We thought statutory services would fix things for us. Surely this is why they exist? What we weren’t prepared for were the challenges we would have to overcome. My brother was once a number, a head count and part of many different tick boxes. His care didn’t see him as a person or what mattered to him – it didn’t contribute towards him having any kind of future, it was just allowing him to exist.
Mark’s injuries didn’t just affect him. On that day in April 2012, we didn’t only lose a brother, son and uncle. My parents lost their careers whilst they cared for him, we experienced financial loss, physical health problems and all of us have been through counselling at some point.
I want to highlight what changed for us – a personalised approach built around knowledge, confidence and valued relationships – and the people who supported us on our journey. Plus, what we learned about why many of the current systems and processes need to transform in order to meet the changing environment ahead.
We realised there had to be another way, with fewer tick boxes and more conversations. Mark needed less input and better efficiency. We had to figure out how to achieve this working with statutory services rather than against them.
I remember the turning point. We met two different health professionals from two different boroughs of Greater Manchester who listened and believed in us. Our opinion and knowledge mattered. We had conversations which led to something positive but more than that, their approach spurred us on and gave us the confidence to carry on for another day.
Never underestimate how it feels to be heard and actually valued. We knew then that values, community, conversation, knowledge and relationships were keys ingredients. They had been missing from our journey so far but we knew they were the key to success going forward.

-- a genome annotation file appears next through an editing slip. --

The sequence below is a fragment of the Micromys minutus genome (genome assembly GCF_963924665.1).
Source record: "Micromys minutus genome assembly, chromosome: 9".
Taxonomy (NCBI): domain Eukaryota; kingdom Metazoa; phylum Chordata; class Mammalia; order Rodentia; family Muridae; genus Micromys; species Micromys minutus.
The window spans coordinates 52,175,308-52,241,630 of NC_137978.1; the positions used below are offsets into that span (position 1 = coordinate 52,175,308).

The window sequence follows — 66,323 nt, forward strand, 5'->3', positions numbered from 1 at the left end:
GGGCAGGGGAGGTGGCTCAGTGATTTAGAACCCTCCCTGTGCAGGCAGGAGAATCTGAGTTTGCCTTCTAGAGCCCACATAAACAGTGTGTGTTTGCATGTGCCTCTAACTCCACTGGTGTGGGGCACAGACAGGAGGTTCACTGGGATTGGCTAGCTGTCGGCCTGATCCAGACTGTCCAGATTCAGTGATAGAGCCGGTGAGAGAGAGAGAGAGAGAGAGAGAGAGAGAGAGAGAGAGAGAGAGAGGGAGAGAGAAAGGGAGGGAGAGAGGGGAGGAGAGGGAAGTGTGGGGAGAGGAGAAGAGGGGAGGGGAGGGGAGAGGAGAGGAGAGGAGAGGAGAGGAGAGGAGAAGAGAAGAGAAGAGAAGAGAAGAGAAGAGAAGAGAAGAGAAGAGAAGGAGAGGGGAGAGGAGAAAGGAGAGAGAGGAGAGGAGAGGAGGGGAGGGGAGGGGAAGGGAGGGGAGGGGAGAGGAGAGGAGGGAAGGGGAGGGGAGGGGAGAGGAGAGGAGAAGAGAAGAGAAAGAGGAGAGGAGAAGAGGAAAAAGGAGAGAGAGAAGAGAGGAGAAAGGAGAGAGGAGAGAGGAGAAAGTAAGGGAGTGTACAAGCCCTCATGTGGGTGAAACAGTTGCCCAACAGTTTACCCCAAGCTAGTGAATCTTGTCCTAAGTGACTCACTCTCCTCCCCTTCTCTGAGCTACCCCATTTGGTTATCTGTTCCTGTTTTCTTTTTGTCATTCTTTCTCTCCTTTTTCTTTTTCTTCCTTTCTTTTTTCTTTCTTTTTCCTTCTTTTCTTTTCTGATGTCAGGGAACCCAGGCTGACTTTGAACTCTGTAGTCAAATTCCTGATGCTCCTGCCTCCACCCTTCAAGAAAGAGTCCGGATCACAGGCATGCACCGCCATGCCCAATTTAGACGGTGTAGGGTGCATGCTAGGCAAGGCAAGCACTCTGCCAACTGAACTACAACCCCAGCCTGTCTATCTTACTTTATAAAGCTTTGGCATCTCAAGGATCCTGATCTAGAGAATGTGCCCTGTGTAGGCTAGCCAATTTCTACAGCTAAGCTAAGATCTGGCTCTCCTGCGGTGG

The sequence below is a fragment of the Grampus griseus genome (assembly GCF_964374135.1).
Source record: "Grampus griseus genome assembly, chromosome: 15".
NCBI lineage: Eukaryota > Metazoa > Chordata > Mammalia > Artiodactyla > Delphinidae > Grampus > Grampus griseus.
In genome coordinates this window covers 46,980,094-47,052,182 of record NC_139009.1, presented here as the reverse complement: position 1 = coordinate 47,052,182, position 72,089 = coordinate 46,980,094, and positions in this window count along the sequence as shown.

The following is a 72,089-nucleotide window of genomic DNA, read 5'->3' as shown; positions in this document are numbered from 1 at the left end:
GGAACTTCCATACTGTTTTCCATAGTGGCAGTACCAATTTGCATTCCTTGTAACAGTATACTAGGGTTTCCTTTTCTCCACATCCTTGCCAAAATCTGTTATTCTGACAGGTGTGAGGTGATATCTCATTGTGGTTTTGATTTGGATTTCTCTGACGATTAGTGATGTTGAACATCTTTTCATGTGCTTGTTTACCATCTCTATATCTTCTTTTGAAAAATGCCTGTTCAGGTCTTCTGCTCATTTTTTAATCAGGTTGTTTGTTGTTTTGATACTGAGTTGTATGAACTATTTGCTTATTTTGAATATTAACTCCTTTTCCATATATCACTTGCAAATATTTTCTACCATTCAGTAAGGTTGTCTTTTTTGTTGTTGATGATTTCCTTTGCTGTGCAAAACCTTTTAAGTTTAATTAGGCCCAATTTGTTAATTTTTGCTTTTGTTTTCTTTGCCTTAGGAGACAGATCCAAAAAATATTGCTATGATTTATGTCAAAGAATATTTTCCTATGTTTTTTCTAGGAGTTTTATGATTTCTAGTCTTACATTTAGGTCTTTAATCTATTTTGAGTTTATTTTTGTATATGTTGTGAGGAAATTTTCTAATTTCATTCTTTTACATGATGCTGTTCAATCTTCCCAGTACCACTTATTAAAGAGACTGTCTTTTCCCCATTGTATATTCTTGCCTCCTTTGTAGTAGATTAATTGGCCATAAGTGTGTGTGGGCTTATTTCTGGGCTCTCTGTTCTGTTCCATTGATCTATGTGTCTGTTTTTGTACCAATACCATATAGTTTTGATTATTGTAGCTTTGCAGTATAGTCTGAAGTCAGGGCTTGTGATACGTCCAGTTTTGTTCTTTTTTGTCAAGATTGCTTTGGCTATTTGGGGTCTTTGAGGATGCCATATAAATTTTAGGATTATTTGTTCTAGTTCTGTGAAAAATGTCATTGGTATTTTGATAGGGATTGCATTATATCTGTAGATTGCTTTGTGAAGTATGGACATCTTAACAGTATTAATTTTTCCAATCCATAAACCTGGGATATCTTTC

We got out into our community and gathered good information. We learned from the voluntary sector and our peers. We sought support from local and national charities. We connected with the people in statutory services who thought like we did – together we were stronger as we learned from, and inspired, each other. We took a pro-active approach to Mark’s health conditions. We knew that prevention was better than cure.
It took a lot of work but without it I believe in my heart that my brother wouldn’t be around today. Mark went from existing to having a future. A guy who was told he would stay in bed all day and amount to nothing now has his own home, an annex attached to my parents’, a Wheelchair Accessible Vehicle and is working to develop his own business. He needs good support to achieve and maintain this life – we employ a team of carers through his Personal Health Budget and we have built amazing relationships with the Clinical Commissioning Group, District nurse and GP – but he is happy and has lots to look forward to.
We have much less medical and service level input because we have better relationships and meaningful conversations.
Hopefully, our story will encourage others to take control, explore solutions and learn from each other.
Greater Manchester has a real opportunity to make change happen for many more people like us. Let’s build on the amazing work which is already changing lives locally within our own communities.
The Community Well Being conference, that took place at the Lancashire Cricket Club in Trafford on 19 July, brought together colleagues from the NHS, local councils, and the voluntary, community, and social enterprise sector to discuss the importance and value of a person and community-centred approach to health care.